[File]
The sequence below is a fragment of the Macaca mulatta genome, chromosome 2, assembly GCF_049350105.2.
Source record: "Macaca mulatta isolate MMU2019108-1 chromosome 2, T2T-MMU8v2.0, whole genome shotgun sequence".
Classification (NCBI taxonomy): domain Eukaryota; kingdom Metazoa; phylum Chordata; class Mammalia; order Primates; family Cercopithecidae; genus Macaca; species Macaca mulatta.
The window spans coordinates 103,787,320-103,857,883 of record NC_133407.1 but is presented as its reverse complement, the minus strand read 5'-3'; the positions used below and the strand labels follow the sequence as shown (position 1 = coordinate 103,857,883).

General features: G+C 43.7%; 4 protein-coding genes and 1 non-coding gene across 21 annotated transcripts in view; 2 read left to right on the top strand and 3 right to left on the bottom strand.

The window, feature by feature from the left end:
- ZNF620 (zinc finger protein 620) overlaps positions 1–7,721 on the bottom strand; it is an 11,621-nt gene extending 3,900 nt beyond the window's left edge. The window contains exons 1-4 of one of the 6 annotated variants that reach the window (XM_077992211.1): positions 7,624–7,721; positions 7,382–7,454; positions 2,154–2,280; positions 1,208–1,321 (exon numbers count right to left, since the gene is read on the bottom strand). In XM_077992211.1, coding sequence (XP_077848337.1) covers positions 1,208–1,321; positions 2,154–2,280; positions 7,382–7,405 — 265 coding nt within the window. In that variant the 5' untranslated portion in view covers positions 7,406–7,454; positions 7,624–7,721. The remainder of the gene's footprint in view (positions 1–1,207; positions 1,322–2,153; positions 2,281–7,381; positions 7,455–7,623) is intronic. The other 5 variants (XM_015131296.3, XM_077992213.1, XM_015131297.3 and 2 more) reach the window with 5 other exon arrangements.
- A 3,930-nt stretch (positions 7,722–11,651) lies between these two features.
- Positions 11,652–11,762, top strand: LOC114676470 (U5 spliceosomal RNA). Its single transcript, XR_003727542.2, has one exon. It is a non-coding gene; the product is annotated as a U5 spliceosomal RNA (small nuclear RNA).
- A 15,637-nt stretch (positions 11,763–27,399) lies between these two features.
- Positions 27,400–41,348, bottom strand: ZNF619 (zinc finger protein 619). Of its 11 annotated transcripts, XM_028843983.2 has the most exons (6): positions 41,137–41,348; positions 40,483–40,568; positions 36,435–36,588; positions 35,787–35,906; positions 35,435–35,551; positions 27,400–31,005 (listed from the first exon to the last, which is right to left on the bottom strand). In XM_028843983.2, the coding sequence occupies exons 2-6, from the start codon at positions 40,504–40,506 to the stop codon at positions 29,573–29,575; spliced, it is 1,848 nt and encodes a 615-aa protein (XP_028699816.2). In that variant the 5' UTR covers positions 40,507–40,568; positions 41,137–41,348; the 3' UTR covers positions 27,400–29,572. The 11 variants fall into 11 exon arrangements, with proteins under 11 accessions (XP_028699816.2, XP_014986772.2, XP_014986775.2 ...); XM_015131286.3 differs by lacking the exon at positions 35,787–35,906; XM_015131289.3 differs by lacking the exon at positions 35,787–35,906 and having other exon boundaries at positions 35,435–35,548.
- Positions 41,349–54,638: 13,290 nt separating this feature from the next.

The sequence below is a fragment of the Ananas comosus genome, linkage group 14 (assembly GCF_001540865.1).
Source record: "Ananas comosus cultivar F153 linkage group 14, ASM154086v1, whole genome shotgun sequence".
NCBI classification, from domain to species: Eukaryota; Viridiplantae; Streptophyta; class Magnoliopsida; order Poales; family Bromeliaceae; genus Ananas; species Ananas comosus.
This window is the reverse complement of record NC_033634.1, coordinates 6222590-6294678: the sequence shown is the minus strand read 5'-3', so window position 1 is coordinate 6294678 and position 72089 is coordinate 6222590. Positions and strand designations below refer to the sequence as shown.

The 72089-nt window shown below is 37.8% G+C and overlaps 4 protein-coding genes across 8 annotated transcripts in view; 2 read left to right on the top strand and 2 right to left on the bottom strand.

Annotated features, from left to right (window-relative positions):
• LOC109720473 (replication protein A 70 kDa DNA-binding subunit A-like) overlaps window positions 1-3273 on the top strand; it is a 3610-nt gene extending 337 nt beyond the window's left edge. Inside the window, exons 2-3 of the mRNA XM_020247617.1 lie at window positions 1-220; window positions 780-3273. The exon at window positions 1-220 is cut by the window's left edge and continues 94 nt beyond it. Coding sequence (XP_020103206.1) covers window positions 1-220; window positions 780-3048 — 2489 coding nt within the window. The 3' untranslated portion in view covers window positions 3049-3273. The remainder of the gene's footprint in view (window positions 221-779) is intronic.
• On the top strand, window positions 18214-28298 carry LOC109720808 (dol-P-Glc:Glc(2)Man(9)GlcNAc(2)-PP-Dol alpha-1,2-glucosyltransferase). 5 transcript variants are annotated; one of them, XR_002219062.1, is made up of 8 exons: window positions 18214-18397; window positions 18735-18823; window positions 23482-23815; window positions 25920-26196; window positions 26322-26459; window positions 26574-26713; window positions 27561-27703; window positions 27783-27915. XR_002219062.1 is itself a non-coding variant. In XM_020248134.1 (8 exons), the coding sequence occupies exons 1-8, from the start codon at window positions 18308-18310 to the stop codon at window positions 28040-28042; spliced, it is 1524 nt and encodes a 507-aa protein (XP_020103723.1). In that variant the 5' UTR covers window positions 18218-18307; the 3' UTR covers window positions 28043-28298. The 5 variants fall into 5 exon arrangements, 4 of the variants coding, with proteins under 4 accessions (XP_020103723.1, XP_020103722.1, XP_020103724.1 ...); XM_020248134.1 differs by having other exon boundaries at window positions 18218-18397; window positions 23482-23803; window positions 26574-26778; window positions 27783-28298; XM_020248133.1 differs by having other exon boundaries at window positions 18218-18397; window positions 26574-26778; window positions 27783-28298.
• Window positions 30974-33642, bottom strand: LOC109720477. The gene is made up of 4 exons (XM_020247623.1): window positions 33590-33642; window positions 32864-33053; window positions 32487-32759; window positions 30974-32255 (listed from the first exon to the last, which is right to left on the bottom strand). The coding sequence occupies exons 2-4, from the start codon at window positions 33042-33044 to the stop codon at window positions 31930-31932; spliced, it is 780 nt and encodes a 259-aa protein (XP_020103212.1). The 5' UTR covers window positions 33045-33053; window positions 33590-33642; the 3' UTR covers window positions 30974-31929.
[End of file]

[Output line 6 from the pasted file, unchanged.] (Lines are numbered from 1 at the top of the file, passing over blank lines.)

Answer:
The window, feature by feature from the left end: